The first serious attempts to formulate a geologic time scale that could be applied anywhere on Earth were made in the late 18th century. The most influential of those early attempts (championed by Werner, among others) divided the rocks of Earth's crust into four types: Primary, Secondary, Tertiary, and Quaternary. Each type of rock, according to the theory, formed during a specific period in Earth history. It was thus possible to speak of a "Tertiary Period" as well as of "Tertiary Rocks." Indeed, "Tertiary" (now Paleogene and Neogene) remained in use as the name of a geological period well into the 20th century and "Quaternary" remains in formal use as the name of the current period.
The identification of strata by the fossils they contained, pioneered by William Smith, Georges Cuvier, Jean d'Omalius d'Halloy, and Alexandre Brongniart in the early 19th century, enabled geologists to divide Earth history more precisely. It also enabled them to correlate strata across national (or even continental) boundaries. If two strata (however distant in space or different in composition) contained the same fossils, chances were good that they had been laid down at the same time. Detailed studies between 1820 and 1850 of the strata and fossils of Europe produced the sequence of geologic periods still used today.
Early work on developing the geologic time scale was dominated by British geologists, and the names of the geologic periods reflect that dominance. The "Cambrian", (the classical name for Wales) and the "Ordovician" and "Silurian", named after ancient Welsh tribes, were periods defined using stratigraphic sequences from Wales.: 113–114 The "Devonian" was named for the English county of Devon, and the name "Carboniferous" was an adaptation of "the Coal Measures", the old British geologists' term for the same set of strata. The "Permian" was named after the region of Perm in Russia, because it was defined using strata in that region by Scottish geologist Roderick Murchison. However, some periods were defined by geologists from other countries. The "Triassic" was named in 1834 by a German geologist Friedrich Von Alberti from the three distinct layers (Latin trias meaning triad) – red beds, capped by chalk, followed by black shales – that are found throughout Germany and Northwest Europe, called the ‘Trias’. The "Jurassic" was named by a French geologist Alexandre Brongniart for the extensive marine limestone exposures of the Jura Mountains. The "Cretaceous" (from Latin creta meaning ‘chalk’) as a separate period was first defined by Belgian geologist Jean d'Omalius d'Halloy in 1822, using strata in the Paris basin and named for the extensive beds of chalk (calcium carbonate deposited by the shells of marine invertebrates) found in Western Europe.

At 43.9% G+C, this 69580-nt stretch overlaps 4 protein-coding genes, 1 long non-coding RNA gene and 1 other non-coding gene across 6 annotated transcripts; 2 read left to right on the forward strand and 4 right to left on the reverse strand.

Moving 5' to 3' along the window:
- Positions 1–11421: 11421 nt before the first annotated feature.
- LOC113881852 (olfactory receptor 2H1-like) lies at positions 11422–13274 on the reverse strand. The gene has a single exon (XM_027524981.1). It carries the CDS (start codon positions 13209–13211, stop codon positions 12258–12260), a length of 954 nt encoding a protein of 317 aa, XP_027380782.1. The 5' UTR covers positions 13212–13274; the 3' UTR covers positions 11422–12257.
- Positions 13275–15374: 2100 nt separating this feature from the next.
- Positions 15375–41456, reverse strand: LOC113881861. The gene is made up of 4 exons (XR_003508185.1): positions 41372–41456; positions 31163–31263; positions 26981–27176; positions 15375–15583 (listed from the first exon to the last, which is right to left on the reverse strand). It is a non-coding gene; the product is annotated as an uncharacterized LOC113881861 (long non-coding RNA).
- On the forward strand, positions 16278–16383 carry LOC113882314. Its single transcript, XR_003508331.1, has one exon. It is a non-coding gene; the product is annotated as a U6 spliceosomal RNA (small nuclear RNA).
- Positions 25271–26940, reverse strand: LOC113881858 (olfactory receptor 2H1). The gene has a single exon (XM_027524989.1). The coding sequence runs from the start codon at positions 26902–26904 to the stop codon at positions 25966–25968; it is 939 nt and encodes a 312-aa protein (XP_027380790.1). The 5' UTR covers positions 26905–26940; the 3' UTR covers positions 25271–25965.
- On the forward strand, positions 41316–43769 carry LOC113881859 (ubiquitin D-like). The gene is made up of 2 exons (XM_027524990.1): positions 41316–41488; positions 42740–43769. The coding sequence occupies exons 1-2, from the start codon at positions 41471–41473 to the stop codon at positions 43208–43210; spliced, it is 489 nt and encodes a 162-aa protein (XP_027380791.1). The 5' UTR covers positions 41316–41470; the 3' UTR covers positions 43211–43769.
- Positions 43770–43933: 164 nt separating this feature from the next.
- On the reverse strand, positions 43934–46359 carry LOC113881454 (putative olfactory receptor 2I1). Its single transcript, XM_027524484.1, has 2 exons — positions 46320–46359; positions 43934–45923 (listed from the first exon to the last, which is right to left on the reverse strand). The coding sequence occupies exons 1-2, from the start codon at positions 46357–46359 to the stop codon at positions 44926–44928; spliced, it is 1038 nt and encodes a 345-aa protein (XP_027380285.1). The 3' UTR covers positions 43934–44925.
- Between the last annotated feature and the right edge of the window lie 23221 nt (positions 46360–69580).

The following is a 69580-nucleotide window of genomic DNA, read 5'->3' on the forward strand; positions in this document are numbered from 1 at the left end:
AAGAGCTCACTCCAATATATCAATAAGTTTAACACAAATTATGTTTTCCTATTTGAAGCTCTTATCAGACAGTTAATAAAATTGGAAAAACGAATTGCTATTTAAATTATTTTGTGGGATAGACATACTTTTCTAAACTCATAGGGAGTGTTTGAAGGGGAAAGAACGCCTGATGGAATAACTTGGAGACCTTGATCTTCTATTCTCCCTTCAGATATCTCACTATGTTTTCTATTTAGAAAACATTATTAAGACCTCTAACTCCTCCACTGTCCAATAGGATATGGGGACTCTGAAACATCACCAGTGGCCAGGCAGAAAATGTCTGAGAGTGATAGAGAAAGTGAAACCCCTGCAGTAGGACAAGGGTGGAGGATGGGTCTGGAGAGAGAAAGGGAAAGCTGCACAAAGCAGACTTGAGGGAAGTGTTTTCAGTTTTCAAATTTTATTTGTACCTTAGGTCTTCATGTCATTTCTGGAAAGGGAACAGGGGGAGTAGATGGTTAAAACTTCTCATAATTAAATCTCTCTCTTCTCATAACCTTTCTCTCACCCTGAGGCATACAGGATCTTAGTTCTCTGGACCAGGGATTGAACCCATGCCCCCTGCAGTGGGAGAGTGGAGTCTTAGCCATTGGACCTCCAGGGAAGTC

British geologists were also responsible for the grouping of periods into eras and the subdivision of the Tertiary and Quaternary periods into epochs. In 1841 John Phillips published the first global geologic time scale based on the types of fossils found in each era. Phillips' scale helped standardize the use of terms like Paleozoic ("old life"), which he extended to cover a larger period than it had in previous usage, and Mesozoic ("middle life"), which he invented.
When William Smith and Sir Charles Lyell first recognized that rock strata represented successive time periods, time scales could be estimated only very imprecisely since estimates of rates of change were uncertain. While creationists had been proposing dates of around six or seven thousand years for the age of Earth based on the Bible, early geologists were suggesting millions of years for geologic periods, and some were even suggesting a virtually infinite age for Earth. Geologists and paleontologists constructed the geologic table based on the relative positions of different strata and fossils, and estimated the time scales based on studying rates of various kinds of weathering, erosion, sedimentation, and lithification. Until the discovery of radioactivity in 1896 and the development of its geological applications through radiometric dating during the first half of the 20th century, the ages of various rock strata and the age of Earth were the subject of considerable debate.